Improving the “balance” between development and conservation has been a government priority in Lantau planning, Development Secretary Paul Chan told an interviewer this week.
The LanDAC report reveals just how well that balance has been struck. The report, issued ten days ago, uses the word ‘develop’ 126 times. ‘Conservation’ appears just 20 times.
It appears that the purpose of Lantau development is development. The language is telling; we could have had a Committee for Lantau’s Future, the Lantau Sustainable Development Committee or even the Let’s Make Lantau Fabulous Committee.
Instead the government put together a team of mostly real estate and tourist industry executives. Apart from endorsing plans for the third airport runway, the East Lantau Metropolis and moving another 120,000 people to one of Hong Kong’s most polluted suburbs, they came up with a menu of tourist attractions demanding to be built on South Lantau.
The allocation of tourist ‘themes’ to 14 different parts of the island has become one of the most widely-repeated parts of their report. It certainly smacks of randomness: a water park for Mui Wo, a wedding centre for Cheung Sha, a spa for Sokos, an adventure camp for Fan Lau.
Not all of these ideas are banal, though in many cases they’re suggesting the bleeding obvious, like religious retreats at monasteries, or camping at Pui O, which already has a camping ground.
But there are clear tensions, like in trying to combine eco-tourism with water sports at Shui Hau. This is true in a wider sense as well. How to make Lantau a centre for development and conserve its wildlife and natural beauty while also shipping in hundreds and possibly thousands more tourists daily?
In its struggle for the right balance between development and conservation, the committee doesn’t trouble itself over this.
It does warmly endorse the extension of Ngong Ping 360 to Tai O. This is an idea solely of the committee, not the cable car operator, which has expressed caution about the impact on the environment and on already-congested Tai O. The new route incidentally would mean tourists sailing over the heads of spiritual retreats in the Keung Shan valley, but this is also not a concern.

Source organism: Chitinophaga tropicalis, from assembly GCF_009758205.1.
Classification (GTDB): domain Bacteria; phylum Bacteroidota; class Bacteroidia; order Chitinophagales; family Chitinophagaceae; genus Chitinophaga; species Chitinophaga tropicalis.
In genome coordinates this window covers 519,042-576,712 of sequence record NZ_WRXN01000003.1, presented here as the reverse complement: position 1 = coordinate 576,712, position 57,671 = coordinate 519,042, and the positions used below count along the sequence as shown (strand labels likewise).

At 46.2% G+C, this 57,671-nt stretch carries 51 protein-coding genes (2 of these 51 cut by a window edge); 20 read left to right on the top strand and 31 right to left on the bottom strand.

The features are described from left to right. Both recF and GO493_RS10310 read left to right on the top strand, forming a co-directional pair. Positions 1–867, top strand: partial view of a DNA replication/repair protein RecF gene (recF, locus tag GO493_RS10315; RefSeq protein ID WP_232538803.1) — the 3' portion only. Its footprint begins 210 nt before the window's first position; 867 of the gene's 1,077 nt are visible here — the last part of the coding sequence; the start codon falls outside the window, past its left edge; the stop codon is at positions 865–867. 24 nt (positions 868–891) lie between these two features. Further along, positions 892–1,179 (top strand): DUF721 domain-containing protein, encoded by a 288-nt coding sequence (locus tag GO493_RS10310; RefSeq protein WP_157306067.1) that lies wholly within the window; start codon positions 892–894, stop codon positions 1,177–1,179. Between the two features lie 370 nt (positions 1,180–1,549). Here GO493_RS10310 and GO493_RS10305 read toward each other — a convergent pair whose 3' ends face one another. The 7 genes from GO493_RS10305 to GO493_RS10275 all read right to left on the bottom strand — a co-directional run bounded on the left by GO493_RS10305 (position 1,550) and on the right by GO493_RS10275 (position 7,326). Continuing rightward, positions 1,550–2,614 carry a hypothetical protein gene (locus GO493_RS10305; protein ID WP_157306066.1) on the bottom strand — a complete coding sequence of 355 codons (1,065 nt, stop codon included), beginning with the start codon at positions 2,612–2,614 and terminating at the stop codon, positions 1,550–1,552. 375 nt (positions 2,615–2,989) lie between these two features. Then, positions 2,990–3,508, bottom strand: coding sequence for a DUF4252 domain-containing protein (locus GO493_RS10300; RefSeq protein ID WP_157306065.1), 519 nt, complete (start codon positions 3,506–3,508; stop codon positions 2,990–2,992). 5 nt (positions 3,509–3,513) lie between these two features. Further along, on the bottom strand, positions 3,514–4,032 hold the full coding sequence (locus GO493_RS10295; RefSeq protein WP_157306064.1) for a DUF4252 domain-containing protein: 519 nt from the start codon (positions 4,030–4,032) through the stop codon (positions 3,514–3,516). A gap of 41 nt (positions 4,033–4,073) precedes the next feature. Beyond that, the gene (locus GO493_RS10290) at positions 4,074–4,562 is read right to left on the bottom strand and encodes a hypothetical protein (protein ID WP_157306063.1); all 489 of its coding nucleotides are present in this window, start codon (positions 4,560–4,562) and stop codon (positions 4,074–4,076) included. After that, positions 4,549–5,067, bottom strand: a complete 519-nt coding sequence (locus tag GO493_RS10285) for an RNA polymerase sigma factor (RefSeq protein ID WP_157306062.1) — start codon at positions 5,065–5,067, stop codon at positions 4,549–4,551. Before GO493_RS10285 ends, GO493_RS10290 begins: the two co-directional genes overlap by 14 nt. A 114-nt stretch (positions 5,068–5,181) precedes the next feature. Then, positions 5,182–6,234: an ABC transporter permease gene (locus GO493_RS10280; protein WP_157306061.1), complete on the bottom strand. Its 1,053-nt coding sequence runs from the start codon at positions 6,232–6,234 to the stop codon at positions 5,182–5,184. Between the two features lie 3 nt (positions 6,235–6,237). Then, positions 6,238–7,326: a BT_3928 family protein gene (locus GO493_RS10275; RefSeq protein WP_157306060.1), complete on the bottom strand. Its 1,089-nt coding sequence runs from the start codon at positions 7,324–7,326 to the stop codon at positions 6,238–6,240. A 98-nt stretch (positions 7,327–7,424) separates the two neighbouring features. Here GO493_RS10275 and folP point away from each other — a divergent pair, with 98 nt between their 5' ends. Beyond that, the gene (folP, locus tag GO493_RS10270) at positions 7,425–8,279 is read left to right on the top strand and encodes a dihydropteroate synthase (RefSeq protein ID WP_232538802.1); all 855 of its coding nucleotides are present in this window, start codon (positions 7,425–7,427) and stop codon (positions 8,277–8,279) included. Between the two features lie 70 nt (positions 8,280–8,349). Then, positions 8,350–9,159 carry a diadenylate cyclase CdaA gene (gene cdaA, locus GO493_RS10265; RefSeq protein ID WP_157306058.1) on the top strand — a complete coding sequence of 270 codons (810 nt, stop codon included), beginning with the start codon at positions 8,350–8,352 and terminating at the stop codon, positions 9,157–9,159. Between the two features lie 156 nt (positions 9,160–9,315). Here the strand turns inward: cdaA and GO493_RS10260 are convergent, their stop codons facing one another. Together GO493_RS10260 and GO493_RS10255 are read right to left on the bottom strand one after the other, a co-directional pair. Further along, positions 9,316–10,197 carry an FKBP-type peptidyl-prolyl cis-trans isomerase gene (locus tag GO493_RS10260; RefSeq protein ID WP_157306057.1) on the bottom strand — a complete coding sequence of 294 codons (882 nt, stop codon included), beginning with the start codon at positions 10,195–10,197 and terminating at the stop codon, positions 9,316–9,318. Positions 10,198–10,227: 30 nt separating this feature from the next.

Indeed, there is no consideration whatsoever of the limited carrying capacity of South Lantau. Public transport runs at over-capacity in summer and holiday periods and the road network is sub-standard. The introduction of a round-island ferry service could help but that is bureaucratically complex. The report calls for further analysis of transport networks, but numerous studies have been carried out over the years and none have found it viable to build the standard-size public road that is required.
Opinion polls by local green groups last year found that more than 80% of local residents opposed the easing of road restrictions. Those surveys may not be neutral, but they’re more reliable than anything in the LanDAC report, which is wholly lacking in hard data.
It vaguely cites Hong Kong public opinion on a number of occasions, yet the group appears never to have asked any residents of their views on turning South Lantau into a developer free-fire zone with only token protections for enclaves, wetlands and buffalo. Nor does it offer any specific data on current visitor levels and anticipated demand – essential, you would have thought, in deciding the future of Hong Kong’s largest land mass.
Coming up is a community consultation and the formation of a new agency to take this grand vision forward. In a balanced way of course.
Photo (top): Paul Chan in Mjui